Ferrying buffaloes from one point to another and travelling through Hindu-dominated villages was never something that had previously concerned Muhammad, being a regular feature of his job. But the events of January 19, 2019, means that has now changed.
“Around 8 pm, I noticed a scooter chasing our vehicle mindlessly and shouting something,” said Muhammad. “As I stopped the vehicle to find out what happened, a man in his forties overpowered me and started shouting gau taskar (cow smuggler)”.
This announcement was a call to arms for youths in the area. They began pouring out of shops and houses nearby, swiping at his face, pulling his hair and beating him, Muhammad said.
“They dragged me onto a road and tied me to a pole,” he said. “Anyone who arrived at the spot to find out what was happening, was also either slapping me or kicking me and leaving me there to bleed”.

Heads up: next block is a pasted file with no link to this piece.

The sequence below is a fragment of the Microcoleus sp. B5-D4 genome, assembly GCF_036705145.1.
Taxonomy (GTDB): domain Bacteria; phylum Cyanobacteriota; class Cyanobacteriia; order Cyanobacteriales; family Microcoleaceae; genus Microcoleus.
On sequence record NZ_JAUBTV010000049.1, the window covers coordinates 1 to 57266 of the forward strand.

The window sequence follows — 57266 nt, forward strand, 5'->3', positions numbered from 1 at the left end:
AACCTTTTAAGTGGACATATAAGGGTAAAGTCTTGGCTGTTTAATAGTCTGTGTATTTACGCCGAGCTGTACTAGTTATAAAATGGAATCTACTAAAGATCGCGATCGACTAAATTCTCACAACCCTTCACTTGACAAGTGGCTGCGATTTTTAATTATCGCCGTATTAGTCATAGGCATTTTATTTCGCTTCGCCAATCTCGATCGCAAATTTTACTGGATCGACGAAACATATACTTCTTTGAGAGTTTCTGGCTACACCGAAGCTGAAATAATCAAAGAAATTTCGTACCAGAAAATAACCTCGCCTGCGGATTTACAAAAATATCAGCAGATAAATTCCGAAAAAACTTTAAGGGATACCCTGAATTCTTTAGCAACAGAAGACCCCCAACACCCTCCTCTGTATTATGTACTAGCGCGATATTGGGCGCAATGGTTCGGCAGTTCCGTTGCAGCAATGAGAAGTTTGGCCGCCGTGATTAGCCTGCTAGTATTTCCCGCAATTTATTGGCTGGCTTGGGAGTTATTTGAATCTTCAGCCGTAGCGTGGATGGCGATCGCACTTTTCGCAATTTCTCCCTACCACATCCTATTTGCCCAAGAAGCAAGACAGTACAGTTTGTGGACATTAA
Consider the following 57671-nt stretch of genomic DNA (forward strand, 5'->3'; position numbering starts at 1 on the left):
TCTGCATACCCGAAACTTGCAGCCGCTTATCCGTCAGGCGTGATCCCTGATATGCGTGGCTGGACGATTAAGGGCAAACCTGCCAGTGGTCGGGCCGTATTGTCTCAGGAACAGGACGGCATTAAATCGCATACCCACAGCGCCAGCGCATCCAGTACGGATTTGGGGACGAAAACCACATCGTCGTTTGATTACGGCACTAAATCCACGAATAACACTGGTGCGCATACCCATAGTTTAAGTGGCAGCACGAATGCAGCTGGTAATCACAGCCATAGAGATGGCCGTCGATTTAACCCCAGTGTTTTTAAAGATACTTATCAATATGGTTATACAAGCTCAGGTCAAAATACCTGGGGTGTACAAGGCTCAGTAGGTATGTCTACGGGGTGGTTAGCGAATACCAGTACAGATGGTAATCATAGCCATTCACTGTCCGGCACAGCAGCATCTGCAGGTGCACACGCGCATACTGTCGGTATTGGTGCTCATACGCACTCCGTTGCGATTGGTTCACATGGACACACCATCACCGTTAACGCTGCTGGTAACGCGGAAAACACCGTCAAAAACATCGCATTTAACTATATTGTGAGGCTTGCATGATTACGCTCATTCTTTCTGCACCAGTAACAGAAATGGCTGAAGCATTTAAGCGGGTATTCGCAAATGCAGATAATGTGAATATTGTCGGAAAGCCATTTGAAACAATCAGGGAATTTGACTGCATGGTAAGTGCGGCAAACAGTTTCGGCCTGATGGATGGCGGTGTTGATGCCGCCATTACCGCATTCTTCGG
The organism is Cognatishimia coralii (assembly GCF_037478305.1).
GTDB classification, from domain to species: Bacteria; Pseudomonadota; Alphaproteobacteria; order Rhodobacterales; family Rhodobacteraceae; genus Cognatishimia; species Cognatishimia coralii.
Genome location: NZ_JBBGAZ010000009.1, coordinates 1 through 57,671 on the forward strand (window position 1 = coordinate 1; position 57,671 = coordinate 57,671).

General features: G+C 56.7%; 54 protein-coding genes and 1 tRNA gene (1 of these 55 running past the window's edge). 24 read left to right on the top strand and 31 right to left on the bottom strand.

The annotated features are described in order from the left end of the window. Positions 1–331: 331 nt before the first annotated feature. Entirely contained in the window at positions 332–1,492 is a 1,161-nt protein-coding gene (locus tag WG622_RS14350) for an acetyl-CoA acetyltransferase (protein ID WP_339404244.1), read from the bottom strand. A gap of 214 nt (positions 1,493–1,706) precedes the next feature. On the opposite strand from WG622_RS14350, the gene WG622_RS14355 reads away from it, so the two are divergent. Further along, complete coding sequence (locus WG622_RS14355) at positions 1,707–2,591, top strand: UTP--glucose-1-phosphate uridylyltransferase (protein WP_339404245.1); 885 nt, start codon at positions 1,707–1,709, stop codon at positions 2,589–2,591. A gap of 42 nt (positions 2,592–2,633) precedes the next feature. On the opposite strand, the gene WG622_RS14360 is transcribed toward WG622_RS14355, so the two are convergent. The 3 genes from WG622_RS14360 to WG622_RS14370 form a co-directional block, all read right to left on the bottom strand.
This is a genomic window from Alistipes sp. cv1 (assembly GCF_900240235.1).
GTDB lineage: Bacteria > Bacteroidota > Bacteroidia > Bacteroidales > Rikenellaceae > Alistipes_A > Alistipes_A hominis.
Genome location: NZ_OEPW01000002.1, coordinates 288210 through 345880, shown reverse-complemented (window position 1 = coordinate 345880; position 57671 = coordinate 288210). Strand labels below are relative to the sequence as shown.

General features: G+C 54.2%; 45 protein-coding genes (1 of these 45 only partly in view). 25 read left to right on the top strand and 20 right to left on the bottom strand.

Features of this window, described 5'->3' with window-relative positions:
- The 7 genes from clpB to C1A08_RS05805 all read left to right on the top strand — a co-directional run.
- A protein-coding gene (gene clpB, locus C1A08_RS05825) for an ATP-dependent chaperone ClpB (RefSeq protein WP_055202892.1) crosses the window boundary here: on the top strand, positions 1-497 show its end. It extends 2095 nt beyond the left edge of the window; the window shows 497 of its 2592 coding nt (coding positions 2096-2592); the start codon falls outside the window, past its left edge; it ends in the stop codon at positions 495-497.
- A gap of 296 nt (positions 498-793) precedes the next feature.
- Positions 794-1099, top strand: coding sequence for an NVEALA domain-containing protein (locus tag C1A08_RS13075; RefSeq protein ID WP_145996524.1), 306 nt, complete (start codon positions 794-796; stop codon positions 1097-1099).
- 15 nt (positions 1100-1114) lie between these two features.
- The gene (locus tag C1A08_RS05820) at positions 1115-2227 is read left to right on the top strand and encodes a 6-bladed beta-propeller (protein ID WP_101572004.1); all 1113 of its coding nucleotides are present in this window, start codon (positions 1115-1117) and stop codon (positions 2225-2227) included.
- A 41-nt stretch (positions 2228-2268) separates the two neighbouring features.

Naushad Muhammad, 24, was tied to a pole and beaten by mob of young men from the town of Bhalaut in southern Haryana on suspicion of being a cow-smuggler. The attack on Muhammed was the 124th case of violence by cow vigilantes recording by our database since 2010.
The beating continued, as Muhammad refused to bend to the mob’s demands that he admit to smuggling cows. Muhammad insisted he was transporting buffaloes in his jeep to a cattle fair in Uttar Pradesh.
Taking Rs 2,000 and his motorcycle keys from his pocket, the mob surrounded him for two hours until the police arrived and took him to the police station, he said.
“There was one elderly man who shielded me from the mob and risked his life,” Muhammad said. “There are good people everywhere”.
Cow-vigilantism denied, village stays quiet
Balbir Singh, the village head of Bhalout, was reluctant to acknowledge the events of January 19. While he acknowledged “something happened”, he was eager to disassociate his village with the violence.
“Those who beat Muslim youths were outsiders, they are not from our village,” he told Factchecker.
Since it is now a police case, the villagers are avoiding the issue altogether for fear of getting caught up in the ambit of various investigation agencies, he claimed.